Boneless Boston - Need Advice!

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Fire Starter
Original poster
May 20, 2016
OK, at the moment, I have a couple boneless Boston roasts in my modified Char-Broil electric smoker.  One is a shade over 6 lbs and the other is a shade under 5.  I'd like to get them perfectly cooked for pulled pork sandwiches for a family reunion lunch tomorrow.  Whats the best way to handle them?

My plan was to cook them to 165, wrap with foil, and bring them up to 205.  That way I can pull it tonight and just reheat tomorrow right before lunch.  However, a friend suggested that I just run it to 165, wrap it and rest it in the cooler and reheat and slice tomorrow.  Which method do you think would be better and why?  Any quick suggestions would be appreciated - I think I have about an hour, before I need to make a decision!
Your friend's method would probably work, but if it was me, I'd stick to your original plan. Pulled pork reheats very well, and that way you don't have to worry about it being done at lunch time. And my personal preference is pulled pork over sliced any time.

Good luck! Be sure to let us know how it turns out... Thumbs Up

Go as you planned it would take longer to get up to PP temp if you pull it early. Check out Chef JimmyJ finishing sauce Good Stuff

Thanks for the suggestions!  The alarm on my el-cheapo temp monitor went off about 20 minutes ago.  I had it set for 165.  I brought the roasts into the kitchen and wrapped them in foil.  When I did, I double checked the temp with a hand probe, and it read 160.  I think it might be time to upgrade to a nicer monitor.  Anyway, its back in the cooker for the slow roast to 205.  Thanks again for the advice.  I definitely agree - I think it'll be much easier to pull the pork tonight and reheat tomorrow.

Now - do you have any suggestions on how to reheat?  Can I just toss it in the crockpot and set it on low?
I do. Make a little finishing sauce to add for moisture and make sure to save the drippings left in the foil for that stuff. I add apple juice to the foil when I do wrap but most of the time I just go naked all the way now days. More smoke and I like it smoky.
8.5 hours, and done!  I think it turned out OK.  Its not overly smoky, but I can make a few changes next time to optimize the smoke flavor.  I'm still pretty new at this game, so the learning curve is fairly steep yet.  I went ahead and pulled the roasts directly into the crock pot.  There wasn't much pulling to it - it kinda fell apart on its own as I was handling it.  Before lunch tomorrow, I'll just put the crock pot on low and serve with sauce on the side. 

I did manage to save about 1 1/2 cups of drippings out of the foil, but I'm not sure what to do with it.  Should I just pour it into the crock pot before I turn it on, or do I need to mix anything else with it?

Just a little side note - I am now officially a huge fan of this site.  I wondered about taking the time to sign up, but it was totally worth it.  This place is a great way for rookies like me to connect with veteran smokers.  Smoking meat (and doing a good job of it) isn't easy to jump right into.  Being able to tap into everyone's collective experience here is invaluable.  Its already saved me a lot of time, frustration, and potentially ruined meats.  The latter of which is a cardinal sin, in this household...but I digress.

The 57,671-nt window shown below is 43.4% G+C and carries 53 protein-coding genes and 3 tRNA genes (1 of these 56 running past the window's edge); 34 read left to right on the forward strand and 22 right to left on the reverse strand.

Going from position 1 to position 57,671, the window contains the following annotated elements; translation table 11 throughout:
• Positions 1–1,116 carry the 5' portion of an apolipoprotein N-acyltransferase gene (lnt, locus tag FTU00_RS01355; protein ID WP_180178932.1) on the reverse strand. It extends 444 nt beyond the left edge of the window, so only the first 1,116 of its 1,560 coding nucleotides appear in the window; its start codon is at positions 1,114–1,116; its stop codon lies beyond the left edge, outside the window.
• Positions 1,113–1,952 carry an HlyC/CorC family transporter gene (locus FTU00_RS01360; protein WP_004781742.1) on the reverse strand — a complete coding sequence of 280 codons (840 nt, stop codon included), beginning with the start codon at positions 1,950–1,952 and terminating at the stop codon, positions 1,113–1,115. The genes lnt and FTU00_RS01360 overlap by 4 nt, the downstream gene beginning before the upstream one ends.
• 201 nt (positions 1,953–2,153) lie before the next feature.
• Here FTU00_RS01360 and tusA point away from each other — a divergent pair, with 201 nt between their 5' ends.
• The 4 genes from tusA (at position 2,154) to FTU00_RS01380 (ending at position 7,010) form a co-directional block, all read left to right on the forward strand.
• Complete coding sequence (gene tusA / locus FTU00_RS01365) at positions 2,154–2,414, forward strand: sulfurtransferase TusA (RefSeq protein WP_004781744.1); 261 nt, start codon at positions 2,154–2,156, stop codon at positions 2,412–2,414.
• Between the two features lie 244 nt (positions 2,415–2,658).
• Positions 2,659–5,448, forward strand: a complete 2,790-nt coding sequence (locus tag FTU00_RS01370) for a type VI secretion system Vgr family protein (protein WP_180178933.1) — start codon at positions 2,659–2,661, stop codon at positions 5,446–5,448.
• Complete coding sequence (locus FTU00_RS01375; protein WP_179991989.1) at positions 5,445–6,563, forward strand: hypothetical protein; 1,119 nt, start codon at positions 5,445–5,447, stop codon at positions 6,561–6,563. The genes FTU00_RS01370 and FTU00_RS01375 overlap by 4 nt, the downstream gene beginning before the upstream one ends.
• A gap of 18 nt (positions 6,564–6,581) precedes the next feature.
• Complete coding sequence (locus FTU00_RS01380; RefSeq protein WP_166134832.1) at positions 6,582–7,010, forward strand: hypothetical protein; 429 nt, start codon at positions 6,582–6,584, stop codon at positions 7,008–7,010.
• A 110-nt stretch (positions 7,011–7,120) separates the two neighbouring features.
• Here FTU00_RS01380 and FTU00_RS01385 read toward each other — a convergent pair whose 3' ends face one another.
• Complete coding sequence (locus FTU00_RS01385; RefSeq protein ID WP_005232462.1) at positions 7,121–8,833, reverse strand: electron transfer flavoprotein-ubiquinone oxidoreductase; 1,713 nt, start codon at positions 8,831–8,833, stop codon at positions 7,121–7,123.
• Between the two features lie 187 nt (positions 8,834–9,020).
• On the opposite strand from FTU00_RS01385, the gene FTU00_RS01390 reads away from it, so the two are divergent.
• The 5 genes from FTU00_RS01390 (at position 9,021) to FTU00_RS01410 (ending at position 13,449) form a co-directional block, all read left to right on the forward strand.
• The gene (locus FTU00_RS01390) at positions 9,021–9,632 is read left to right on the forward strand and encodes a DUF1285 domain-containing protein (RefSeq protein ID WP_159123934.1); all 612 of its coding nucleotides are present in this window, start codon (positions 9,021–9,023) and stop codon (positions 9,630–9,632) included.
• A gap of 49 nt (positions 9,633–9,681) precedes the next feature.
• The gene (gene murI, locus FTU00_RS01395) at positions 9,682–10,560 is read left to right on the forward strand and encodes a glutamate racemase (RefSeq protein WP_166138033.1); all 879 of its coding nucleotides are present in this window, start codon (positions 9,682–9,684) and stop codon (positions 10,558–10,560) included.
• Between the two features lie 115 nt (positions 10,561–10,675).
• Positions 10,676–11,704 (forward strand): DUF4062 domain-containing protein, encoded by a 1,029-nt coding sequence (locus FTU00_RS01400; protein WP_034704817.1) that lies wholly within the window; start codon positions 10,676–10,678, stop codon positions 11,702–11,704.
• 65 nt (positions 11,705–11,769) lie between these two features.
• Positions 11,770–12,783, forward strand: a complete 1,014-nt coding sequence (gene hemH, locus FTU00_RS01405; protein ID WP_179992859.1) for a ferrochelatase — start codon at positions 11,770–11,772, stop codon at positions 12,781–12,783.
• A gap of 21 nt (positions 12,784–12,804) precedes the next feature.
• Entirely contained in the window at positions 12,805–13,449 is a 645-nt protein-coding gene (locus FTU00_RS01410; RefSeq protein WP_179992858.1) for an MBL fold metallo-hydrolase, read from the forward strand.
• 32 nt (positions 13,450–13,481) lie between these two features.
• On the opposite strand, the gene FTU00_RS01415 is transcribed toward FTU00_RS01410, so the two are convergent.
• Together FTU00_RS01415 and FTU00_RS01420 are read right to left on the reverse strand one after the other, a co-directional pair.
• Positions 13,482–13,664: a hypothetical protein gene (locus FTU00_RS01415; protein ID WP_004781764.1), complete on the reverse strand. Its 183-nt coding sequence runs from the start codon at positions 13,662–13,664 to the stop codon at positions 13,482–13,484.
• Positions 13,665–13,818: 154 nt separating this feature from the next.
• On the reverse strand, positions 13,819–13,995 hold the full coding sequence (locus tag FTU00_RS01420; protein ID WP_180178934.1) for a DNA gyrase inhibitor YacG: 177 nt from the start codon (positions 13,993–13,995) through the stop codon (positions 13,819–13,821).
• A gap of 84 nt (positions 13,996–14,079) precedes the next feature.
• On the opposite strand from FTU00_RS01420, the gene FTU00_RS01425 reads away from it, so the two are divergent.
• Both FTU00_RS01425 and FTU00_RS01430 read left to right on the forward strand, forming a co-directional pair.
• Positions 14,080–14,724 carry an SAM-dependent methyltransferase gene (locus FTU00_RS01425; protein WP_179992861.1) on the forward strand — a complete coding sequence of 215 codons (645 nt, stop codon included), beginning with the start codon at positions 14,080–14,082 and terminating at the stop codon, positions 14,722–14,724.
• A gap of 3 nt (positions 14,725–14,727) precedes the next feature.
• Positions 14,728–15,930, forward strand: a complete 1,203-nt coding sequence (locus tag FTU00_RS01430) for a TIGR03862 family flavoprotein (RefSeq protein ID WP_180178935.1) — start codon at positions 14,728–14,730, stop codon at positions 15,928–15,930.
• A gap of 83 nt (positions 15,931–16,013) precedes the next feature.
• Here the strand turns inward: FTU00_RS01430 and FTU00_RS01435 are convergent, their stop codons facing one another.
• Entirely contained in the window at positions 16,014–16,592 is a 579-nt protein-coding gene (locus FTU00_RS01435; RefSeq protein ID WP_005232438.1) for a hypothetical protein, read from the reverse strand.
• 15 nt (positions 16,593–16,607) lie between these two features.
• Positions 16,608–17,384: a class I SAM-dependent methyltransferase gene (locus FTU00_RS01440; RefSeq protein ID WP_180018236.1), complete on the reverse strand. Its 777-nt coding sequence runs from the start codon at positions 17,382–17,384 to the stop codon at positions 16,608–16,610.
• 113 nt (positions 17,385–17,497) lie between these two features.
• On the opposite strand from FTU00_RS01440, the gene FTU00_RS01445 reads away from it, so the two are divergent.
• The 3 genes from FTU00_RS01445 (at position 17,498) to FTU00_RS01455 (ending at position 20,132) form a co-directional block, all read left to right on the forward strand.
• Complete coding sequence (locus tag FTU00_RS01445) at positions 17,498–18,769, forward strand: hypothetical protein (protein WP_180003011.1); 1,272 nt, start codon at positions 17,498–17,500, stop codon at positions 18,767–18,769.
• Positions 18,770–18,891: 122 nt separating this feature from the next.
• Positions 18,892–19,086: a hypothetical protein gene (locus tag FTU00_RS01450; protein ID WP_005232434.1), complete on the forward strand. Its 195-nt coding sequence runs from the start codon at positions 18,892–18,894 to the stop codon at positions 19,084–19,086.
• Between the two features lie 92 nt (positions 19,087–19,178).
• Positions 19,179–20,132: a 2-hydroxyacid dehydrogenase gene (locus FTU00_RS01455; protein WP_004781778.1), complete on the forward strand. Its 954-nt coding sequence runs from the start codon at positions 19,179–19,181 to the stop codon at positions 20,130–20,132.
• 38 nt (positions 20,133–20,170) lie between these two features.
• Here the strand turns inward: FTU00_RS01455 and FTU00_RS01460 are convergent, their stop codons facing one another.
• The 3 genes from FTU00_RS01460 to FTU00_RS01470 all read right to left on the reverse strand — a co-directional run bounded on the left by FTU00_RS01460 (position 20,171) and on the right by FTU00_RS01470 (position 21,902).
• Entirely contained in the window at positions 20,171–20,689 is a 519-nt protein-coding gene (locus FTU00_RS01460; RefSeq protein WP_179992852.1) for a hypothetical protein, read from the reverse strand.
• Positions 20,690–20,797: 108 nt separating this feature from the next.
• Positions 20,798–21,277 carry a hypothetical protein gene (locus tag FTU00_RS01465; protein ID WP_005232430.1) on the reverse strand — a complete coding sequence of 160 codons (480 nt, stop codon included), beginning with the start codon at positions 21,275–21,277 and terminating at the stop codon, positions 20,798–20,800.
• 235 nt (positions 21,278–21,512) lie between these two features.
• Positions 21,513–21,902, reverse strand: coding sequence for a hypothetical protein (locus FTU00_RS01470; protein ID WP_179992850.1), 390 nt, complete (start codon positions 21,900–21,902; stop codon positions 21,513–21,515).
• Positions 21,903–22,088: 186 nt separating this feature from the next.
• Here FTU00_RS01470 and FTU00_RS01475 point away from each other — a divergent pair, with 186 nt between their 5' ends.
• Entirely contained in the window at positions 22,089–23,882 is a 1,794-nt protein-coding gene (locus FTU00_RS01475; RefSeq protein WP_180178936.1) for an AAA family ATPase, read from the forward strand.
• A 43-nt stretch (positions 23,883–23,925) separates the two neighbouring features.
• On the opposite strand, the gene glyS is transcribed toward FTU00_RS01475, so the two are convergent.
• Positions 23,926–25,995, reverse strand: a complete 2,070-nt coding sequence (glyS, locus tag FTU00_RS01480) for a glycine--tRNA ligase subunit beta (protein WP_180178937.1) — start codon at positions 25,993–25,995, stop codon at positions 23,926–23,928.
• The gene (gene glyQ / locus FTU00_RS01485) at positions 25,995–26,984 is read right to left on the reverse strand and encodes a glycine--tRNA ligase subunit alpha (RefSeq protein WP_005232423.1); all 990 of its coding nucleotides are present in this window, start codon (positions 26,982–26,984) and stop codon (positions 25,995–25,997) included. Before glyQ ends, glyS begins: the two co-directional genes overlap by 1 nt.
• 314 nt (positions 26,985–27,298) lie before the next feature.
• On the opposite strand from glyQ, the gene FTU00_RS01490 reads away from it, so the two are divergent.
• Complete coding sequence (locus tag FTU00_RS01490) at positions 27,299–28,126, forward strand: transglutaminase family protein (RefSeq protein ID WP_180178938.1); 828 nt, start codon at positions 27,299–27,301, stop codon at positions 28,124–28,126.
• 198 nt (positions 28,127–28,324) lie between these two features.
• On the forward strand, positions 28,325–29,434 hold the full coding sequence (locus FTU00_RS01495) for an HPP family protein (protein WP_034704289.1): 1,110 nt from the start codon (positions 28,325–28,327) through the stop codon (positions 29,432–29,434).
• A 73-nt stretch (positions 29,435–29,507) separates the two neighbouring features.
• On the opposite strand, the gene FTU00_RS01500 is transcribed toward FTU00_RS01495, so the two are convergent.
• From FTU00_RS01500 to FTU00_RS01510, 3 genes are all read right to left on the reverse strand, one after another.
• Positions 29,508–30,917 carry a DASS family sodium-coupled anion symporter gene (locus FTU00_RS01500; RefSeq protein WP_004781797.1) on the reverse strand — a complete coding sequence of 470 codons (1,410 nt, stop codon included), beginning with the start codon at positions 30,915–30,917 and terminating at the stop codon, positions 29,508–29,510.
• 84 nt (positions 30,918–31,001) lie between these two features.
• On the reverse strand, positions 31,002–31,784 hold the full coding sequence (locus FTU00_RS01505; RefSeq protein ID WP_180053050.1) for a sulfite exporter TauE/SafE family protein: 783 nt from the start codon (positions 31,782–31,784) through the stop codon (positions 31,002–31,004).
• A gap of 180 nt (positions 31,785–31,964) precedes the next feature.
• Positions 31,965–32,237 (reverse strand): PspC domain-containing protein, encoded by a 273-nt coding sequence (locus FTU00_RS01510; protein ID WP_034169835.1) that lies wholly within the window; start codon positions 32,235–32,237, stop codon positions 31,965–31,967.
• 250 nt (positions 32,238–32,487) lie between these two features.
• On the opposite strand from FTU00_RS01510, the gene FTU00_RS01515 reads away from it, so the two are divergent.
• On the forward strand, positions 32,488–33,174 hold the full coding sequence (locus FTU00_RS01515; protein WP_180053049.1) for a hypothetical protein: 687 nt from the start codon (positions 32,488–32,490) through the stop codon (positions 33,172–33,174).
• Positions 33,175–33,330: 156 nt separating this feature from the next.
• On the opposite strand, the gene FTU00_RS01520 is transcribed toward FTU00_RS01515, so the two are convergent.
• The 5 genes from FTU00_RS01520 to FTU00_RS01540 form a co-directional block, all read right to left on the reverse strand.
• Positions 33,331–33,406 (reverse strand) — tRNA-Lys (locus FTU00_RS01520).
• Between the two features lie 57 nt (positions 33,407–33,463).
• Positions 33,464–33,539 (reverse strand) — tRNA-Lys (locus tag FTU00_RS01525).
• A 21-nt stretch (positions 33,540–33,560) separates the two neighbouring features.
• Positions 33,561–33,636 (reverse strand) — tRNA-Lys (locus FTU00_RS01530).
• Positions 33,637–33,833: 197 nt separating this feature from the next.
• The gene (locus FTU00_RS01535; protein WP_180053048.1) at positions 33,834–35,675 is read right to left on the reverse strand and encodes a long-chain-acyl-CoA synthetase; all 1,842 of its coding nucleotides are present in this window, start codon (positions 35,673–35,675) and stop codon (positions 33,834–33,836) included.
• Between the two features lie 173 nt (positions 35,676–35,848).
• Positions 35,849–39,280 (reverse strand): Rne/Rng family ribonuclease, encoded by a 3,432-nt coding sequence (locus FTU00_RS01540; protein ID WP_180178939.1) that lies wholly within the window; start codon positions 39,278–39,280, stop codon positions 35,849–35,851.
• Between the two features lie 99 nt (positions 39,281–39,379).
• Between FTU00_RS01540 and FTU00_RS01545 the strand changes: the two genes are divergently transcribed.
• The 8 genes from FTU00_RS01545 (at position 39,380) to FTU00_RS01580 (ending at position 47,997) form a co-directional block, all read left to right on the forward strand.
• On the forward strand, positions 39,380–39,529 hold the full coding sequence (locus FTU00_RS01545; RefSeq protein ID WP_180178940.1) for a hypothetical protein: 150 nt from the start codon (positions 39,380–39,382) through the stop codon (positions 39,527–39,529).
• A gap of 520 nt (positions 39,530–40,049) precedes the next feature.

Here's the finished product.  Both roasts together were enough to, more or less, fill a 4-quart crock pot.  I hope there's leftovers!

Looks good CJ...Your guests are gonna love that pulled pork! They will likely heap praise upon you...then beg you to smoke something for every family gathering from this day forward!

Now, your question about the drippings...pour it up, and store it in the fridge until the fat separates and sets (or, if you have one, you can use a fat separator). Skim the fat off and pour the remaining de-fatted juice over your pork before you reheat. I also like to splash maybe a quarter cup to a half cup of apple juice in there too. This keeps the meat nice and moist, and those drippings add some tasty, smokey flavor back to the pork.

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Yea what Red said, and don't forget the finishing sauce. That will take it to the next level.

Unfortunately, I didn't have time to make any finishing sauce this time around.  I ended up having to help do a bunch of the setup stuff.  All I did was put the drippings and 1/2 cup of apple juice in the bottom of the crock pot to warm it up.  I still think it turned out well, and I did get a lot of compliments on it.  I'm gonna chalk it up as a success, especially since we were feeding a fairly large crowd.  When I do the next one, it will be for immediate family, and I'll definitely take the time to do the finishing sauce.  Immediate family does tend to be a little more appreciative of the extra details.  Thanks again for all the help!
Update - I didn't see any reason to start a whole new thread for it, but I finally got around to making another pork shoulder yesterday.  This time, I went with a bone-in cut, and I think it worked out much better than the boneless I used last time.  That's mainly because the boneless roast had a net wrap on it.  When I pulled the netting off, it took a lot of the bark off.  Without the netting, all of the bark stayed with meat, adding more of the smoke and caramelized rub flavors to the finished product.  I also made the finishing sauce that's in the sticky for this section - 110% worth the effort.  I'd say the finishing sauce doesn't just kick it up a notch - it's totally next level. is reader supported and as an Amazon Associate, we may earn commissions from qualifying purchases.

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